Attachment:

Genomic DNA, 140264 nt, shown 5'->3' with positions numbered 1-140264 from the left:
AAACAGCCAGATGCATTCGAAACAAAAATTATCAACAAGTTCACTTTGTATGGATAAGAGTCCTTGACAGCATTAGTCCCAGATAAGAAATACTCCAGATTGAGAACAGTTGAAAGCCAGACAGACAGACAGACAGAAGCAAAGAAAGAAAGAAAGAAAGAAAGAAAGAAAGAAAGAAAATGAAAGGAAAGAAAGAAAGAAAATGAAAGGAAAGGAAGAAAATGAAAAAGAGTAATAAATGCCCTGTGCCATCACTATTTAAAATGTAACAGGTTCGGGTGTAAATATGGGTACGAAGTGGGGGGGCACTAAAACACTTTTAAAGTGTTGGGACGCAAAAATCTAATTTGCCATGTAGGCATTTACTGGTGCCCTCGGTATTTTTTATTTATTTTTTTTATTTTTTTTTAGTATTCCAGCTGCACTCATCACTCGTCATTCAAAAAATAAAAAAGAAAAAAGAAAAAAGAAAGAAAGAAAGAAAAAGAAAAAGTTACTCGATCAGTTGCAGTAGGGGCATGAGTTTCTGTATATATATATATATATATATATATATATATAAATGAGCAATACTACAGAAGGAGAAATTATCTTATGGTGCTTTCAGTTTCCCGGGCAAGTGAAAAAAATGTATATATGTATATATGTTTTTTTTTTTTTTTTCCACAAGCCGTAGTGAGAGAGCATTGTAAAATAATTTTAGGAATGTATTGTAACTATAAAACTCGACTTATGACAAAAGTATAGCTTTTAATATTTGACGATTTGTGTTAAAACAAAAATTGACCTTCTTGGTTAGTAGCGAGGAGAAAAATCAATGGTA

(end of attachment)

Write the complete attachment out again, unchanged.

Genomic DNA, 140264 nt, shown 5'->3' with positions numbered 1-140264 from the left:
AAACAGCCAGATGCATTCGAAACAAAAATTATCAACAAGTTCACTTTGTATGGATAAGAGTCCTTGACAGCATTAGTCCCAGATAAGAAATACTCCAGATTGAGAACAGTTGAAAGCCAGACAGACAGACAGACAGAAGCAAAGAAAGAAAGAAAGAAAGAAAGAAAGAAAGAAAGAAAATGAAAGGAAAGAAAGAAAGAAAATGAAAGGAAAGGAAGAAAATGAAAAAGAGTAATAAATGCCCTGTGCCATCACTATTTAAAATGTAACAGGTTCGGGTGTAAATATGGGTACGAAGTGGGGGGGCACTAAAACACTTTTAAAGTGTTGGGACGCAAAAATCTAATTTGCCATGTAGGCATTTACTGGTGCCCTCGGTATTTTTTATTTATTTTTTTTATTTTTTTTTAGTATTCCAGCTGCACTCATCACTCGTCATTCAAAAAATAAAAAAGAAAAAAGAAAAAAGAAAGAAAGAAAGAAAAAGAAAAAGTTACTCGATCAGTTGCAGTAGGGGCATGAGTTTCTGTATATATATATATATATATATATATATATATAAATGAGCAATACTACAGAAGGAGAAATTATCTTATGGTGCTTTCAGTTTCCCGGGCAAGTGAAAAAAATGTATATATGTATATATGTTTTTTTTTTTTTTTTCCACAAGCCGTAGTGAGAGAGCATTGTAAAATAATTTTAGGAATGTATTGTAACTATAAAACTCGACTTATGACAAAAGTATAGCTTTTAATATTTGACGATTTGTGTTAAAACAAAAATTGACCTTCTTGGTTAGTAGCGAGGAGAAAAATCAATGGTA